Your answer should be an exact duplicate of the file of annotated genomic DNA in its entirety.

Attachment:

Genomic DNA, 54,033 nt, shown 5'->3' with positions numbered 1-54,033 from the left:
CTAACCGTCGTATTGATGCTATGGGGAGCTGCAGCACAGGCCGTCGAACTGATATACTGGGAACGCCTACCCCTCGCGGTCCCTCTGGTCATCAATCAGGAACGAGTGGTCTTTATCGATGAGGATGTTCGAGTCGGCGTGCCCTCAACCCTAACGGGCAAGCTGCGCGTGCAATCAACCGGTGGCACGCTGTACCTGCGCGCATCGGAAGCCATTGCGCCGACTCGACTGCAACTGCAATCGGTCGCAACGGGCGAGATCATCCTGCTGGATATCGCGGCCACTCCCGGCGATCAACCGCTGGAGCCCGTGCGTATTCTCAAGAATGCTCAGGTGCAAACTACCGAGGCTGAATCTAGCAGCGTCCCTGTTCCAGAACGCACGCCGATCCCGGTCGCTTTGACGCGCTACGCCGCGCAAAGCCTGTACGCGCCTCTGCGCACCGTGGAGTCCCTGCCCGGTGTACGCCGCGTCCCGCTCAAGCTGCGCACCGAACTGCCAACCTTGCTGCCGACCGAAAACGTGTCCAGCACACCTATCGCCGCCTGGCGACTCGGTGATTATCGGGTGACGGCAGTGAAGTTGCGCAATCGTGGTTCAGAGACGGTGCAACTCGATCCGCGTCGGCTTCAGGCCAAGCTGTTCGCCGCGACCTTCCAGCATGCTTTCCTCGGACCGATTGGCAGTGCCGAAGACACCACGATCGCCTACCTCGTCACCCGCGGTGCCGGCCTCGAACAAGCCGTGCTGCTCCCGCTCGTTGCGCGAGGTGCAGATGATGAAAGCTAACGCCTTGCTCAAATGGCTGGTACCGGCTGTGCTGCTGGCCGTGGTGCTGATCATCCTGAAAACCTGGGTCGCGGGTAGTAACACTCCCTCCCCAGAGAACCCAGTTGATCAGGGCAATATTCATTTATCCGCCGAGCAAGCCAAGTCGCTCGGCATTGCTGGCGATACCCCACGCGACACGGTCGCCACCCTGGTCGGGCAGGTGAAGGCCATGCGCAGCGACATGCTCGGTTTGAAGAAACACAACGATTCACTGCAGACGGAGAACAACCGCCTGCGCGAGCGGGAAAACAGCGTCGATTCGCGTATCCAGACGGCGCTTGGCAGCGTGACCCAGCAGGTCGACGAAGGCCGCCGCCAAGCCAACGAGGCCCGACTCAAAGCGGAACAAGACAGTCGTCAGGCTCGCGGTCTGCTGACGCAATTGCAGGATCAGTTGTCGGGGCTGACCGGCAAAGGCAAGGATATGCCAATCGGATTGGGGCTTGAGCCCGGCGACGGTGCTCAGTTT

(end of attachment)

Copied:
Genomic DNA, 54,033 nt, shown 5'->3' with positions numbered 1-54,033 from the left:
CTAACCGTCGTATTGATGCTATGGGGAGCTGCAGCACAGGCCGTCGAACTGATATACTGGGAACGCCTACCCCTCGCGGTCCCTCTGGTCATCAATCAGGAACGAGTGGTCTTTATCGATGAGGATGTTCGAGTCGGCGTGCCCTCAACCCTAACGGGCAAGCTGCGCGTGCAATCAACCGGTGGCACGCTGTACCTGCGCGCATCGGAAGCCATTGCGCCGACTCGACTGCAACTGCAATCGGTCGCAACGGGCGAGATCATCCTGCTGGATATCGCGGCCACTCCCGGCGATCAACCGCTGGAGCCCGTGCGTATTCTCAAGAATGCTCAGGTGCAAACTACCGAGGCTGAATCTAGCAGCGTCCCTGTTCCAGAACGCACGCCGATCCCGGTCGCTTTGACGCGCTACGCCGCGCAAAGCCTGTACGCGCCTCTGCGCACCGTGGAGTCCCTGCCCGGTGTACGCCGCGTCCCGCTCAAGCTGCGCACCGAACTGCCAACCTTGCTGCCGACCGAAAACGTGTCCAGCACACCTATCGCCGCCTGGCGACTCGGTGATTATCGGGTGACGGCAGTGAAGTTGCGCAATCGTGGTTCAGAGACGGTGCAACTCGATCCGCGTCGGCTTCAGGCCAAGCTGTTCGCCGCGACCTTCCAGCATGCTTTCCTCGGACCGATTGGCAGTGCCGAAGACACCACGATCGCCTACCTCGTCACCCGCGGTGCCGGCCTCGAACAAGCCGTGCTGCTCCCGCTCGTTGCGCGAGGTGCAGATGATGAAAGCTAACGCCTTGCTCAAATGGCTGGTACCGGCTGTGCTGCTGGCCGTGGTGCTGATCATCCTGAAAACCTGGGTCGCGGGTAGTAACACTCCCTCCCCAGAGAACCCAGTTGATCAGGGCAATATTCATTTATCCGCCGAGCAAGCCAAGTCGCTCGGCATTGCTGGCGATACCCCACGCGACACGGTCGCCACCCTGGTCGGGCAGGTGAAGGCCATGCGCAGCGACATGCTCGGTTTGAAGAAACACAACGATTCACTGCAGACGGAGAACAACCGCCTGCGCGAGCGGGAAAACAGCGTCGATTCGCGTATCCAGACGGCGCTTGGCAGCGTGACCCAGCAGGTCGACGAAGGCCGCCGCCAAGCCAACGAGGCCCGACTCAAAGCGGAACAAGACAGTCGTCAGGCTCGCGGTCTGCTGACGCAATTGCAGGATCAGTTGTCGGGGCTGACCGGCAAAGGCAAGGATATGCCAATCGGATTGGGGCTTGAGCCCGGCGACGGTGCTCAGTTT